Permaculture may seem like yet another way of gardening, but it’s much more than that. At the core lie 12 principles that will guide you throughout your journey, principles that have stood the test of time, and will help you obtain higher yields from your garden.
When we talk about permaculture, what immediately comes to mind is a rural landscape filled with crops and fruit trees, or perhaps someone who lives in the city with a large garden.
Whether you have a large piece of land, rooftop, a balcony, a back step or even just a window sill these principles will have you growing your own organic food. If we go step by step it will insure your success. So what are the principles and how can we apply them to permaculture?
Table of Contents:
Principle #1: Observe and interact
Observing and interacting, is just that, start to pay attention to the things happening around you. Pay attention to your space, things like where gets the most sun. This might not be your balcony, but perhaps your front window or kitchen window.
Your plants will need sun, so this is where to start. You also need to know what’s going on around outside your space. Look for others growing their own food, see what they are growing and engage them. Look where you can source things like grass clippings and leaves.
These will come in very handy when learning about soil and compost. Engage people who are thinking the same way as you on the internet, look for gardening or permaculture guilds (groups) close to you.
Get involved! The more information you have, the greater the success. If you have a small yard, balcony or rooftop, watch the wind and how it might affect your plants, figure out how you can catch some of the rain water.
Regardless, if you have access to all the water you need, catching rain water takes pressure of the system, and even if it’s a little bit, it helps.
Principle #2: Catch and store energy
Energy is one of the most abundant resources on our planet. Energy is and always will be sustainable if we start respecting it now. Just by reading this, you have begun.
Using plants and other renewable resources like rain, wind and sun to capture that energy is the key to a successful and sustainable permaculture garden. In the previous paragraph I mentioned catching your rain water. How do you do that if you’re living in an apt?
Pretty simple really, if you have a balcony put a big bucket on it, if you only have a window improvise a shelf that you can stick out your window and put a bucket on it. You might now be not be able to catch all the rain water you need, but every bit helps and your plants will appreciate it. How can we capture the suns energy?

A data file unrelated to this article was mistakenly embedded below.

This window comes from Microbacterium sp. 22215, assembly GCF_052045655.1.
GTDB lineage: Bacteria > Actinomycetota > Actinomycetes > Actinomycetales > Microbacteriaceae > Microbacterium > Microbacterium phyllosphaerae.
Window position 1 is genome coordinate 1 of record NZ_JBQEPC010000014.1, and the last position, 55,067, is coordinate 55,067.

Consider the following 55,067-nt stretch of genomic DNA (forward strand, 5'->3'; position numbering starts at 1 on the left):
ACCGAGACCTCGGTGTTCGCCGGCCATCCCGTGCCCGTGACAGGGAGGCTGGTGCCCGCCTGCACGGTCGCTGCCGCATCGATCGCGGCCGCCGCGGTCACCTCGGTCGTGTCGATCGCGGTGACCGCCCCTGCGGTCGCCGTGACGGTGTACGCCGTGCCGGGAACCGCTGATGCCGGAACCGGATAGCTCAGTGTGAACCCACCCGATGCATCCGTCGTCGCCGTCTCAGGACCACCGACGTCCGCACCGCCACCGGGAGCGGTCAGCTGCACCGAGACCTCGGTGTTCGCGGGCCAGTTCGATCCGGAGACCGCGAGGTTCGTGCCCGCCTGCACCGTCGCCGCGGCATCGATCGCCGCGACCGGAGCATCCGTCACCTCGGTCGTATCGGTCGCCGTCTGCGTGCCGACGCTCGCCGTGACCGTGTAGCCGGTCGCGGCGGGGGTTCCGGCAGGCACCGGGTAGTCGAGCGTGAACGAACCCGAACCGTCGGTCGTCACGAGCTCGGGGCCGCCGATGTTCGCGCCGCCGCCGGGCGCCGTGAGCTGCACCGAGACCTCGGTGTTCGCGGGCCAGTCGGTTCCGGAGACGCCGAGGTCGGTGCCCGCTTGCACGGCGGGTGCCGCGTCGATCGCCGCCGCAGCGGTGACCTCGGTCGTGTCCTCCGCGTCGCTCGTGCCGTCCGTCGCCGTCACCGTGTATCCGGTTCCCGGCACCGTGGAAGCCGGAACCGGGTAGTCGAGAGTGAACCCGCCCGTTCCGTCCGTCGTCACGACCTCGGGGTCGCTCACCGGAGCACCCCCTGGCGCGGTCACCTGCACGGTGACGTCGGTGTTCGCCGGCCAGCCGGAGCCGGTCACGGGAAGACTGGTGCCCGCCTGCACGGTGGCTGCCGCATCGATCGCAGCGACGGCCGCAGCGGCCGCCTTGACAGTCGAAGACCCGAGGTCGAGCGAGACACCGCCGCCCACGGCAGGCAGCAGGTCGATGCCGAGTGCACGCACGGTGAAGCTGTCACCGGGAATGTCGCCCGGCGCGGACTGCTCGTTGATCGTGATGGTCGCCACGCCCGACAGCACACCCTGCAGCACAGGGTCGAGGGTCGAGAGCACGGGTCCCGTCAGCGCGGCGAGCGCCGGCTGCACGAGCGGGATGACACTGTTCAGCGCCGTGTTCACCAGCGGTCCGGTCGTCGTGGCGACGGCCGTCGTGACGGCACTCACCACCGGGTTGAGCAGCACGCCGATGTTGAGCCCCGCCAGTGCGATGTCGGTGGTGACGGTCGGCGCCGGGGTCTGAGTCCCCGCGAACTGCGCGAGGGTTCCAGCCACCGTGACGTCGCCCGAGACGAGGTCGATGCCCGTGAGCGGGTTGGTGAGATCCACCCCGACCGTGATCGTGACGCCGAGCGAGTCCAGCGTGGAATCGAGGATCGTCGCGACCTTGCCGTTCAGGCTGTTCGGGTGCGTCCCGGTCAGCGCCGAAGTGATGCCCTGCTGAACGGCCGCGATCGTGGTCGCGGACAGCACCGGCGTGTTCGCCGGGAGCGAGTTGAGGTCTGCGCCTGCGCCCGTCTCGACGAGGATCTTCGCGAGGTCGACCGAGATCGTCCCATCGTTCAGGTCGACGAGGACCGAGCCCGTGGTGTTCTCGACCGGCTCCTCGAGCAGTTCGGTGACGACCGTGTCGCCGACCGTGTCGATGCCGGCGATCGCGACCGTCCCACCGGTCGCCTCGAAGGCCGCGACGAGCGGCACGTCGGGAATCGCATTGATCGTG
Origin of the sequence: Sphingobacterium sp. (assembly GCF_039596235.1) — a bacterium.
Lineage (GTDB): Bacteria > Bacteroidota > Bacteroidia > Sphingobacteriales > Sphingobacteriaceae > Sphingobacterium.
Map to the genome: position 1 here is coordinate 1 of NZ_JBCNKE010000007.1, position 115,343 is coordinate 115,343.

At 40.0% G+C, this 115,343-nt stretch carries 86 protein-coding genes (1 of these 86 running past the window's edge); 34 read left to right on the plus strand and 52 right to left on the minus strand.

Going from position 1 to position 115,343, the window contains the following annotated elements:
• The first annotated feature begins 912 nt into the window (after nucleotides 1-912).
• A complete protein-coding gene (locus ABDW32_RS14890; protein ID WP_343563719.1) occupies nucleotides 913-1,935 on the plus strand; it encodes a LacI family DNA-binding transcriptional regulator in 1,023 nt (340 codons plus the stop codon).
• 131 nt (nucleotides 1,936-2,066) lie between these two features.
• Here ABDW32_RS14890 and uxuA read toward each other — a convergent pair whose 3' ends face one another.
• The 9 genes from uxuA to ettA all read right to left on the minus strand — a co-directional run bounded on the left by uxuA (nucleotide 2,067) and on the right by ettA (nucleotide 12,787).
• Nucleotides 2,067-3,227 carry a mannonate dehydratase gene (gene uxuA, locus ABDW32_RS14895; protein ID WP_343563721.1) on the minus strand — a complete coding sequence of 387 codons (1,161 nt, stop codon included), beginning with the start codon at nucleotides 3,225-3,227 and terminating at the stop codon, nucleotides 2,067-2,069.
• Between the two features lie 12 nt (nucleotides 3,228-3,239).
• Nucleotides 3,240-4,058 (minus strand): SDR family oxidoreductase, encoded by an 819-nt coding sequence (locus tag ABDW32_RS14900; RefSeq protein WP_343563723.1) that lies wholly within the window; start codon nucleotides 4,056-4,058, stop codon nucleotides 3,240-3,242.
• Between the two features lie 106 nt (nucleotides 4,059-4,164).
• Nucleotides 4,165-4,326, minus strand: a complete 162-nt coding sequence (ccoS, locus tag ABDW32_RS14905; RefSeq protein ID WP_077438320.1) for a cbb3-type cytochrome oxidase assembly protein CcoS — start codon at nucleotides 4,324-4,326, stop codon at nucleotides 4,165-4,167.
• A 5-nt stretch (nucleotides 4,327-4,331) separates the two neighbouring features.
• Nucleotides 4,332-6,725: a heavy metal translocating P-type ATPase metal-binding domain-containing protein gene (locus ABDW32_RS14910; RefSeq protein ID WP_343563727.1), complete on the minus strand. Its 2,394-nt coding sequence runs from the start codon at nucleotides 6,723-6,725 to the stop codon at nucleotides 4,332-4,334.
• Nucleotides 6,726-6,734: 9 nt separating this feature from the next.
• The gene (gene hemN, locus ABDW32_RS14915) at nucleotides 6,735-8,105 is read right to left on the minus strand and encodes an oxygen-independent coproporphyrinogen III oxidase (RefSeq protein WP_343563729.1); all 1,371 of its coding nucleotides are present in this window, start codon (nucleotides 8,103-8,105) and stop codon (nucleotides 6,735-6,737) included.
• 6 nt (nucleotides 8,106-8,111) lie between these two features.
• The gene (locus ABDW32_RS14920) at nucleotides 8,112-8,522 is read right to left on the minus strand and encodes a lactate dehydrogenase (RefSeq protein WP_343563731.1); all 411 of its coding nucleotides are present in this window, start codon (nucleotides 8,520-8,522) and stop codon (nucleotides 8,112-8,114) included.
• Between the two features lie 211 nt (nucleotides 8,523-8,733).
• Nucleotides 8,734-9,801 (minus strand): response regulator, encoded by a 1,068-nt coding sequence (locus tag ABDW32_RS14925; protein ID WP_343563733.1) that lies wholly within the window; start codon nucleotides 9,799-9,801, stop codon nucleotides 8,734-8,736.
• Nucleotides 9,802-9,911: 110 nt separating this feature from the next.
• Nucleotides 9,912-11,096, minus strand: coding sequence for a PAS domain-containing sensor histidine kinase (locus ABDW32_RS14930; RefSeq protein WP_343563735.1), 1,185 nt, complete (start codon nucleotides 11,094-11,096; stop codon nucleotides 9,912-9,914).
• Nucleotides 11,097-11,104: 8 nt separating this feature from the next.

A great example of this would be to have just a plain box and a piece of glass that fits over the top. You can use this to put your plants in when the temperatures get colder and it will create a passive solar system that creates warmth for your plants.
You can use the wind to turn a small fan, even the fan in your computer, to supply enough power to run some LED lights or a small pump that waters your plants. Where there is a will, there’s a way. The information is all at your fingertips.
Principle #3: Obtain a yield
When we talk about obtaining yields in permaculture, we are not only speaking about the food we harvest, but also the intangible yields. Intangible yields are the benefits to our physical and mental health by engaging in the earth. Providing healthy food and that feeling of accomplishment that nourishes our souls.
Through engaging all the elements and combining them, we build an environment that produces what is most essential to our existence, food, oxygen and the sense of wellbeing.
For this reason we must progress slowly when building or gardens or micro food forests. By carefully learning how all the elements interact with our plants we can obtain maximum yields.
Principle #4: Apply self-regulation and feedback
Understanding our success and our failures is vital to the learning process whether in permaculture or everyday life.
We should always evaluate and analyze the things we bring into our lives. Are they renewable? are they recyclable? what do they add to our wellbeing?
We can then start to make better decisions on how much and what we consume. The more we are conscious on what and how much we consume the more we are coming closer to sustainability.
Once your food forest is producing, it’s important to give yourself critical feedback. Ask your self questions like, are these the tomatoes I expected or am I applying my compost in away its improving my yields.
These questions will provide you with the feedback you need to overcome future issues, and help you to help others who are also on a path to sustainability.
Principle #5: Use and value renewables
By using the energy of wind, sun and rain we can power our homes and produce our own food. We can use windmills and solar for energy, catch and divert the rain to fuel the growth of our gardens. We all should understand that fossil fuels are not only destroying the planet they are not sustainable.
Moving to greener solutions such as solar and wind, we are saving money and helping Mother Nature. The old saying “You never miss your water until the well runs dry” says it all. Value what nature supplies us for free and be thankful.
Principle #6: Produce no waste
The ultimate goal should be to have zero waste. We can do this by being careful what we buy, ensuring it is renewable, reusable or regenerative.
Creating a compost with your organic waste to fertilize your garden, reducing how much you buy and using ethical suppliers who are also in a mindset of sustainability, are all ways of becoming a zero waste household.
The other part of this is to look to repurpose things that others discard. Walk by any dumpster near a mall or a restaurant and you will be amazed at what you might find.
You will see perfectly good vegetables thrown away. You can use these for compost or seeds. You can find cardboard and newspaper which can supplement your mulch, leaves and grass clippings for compost.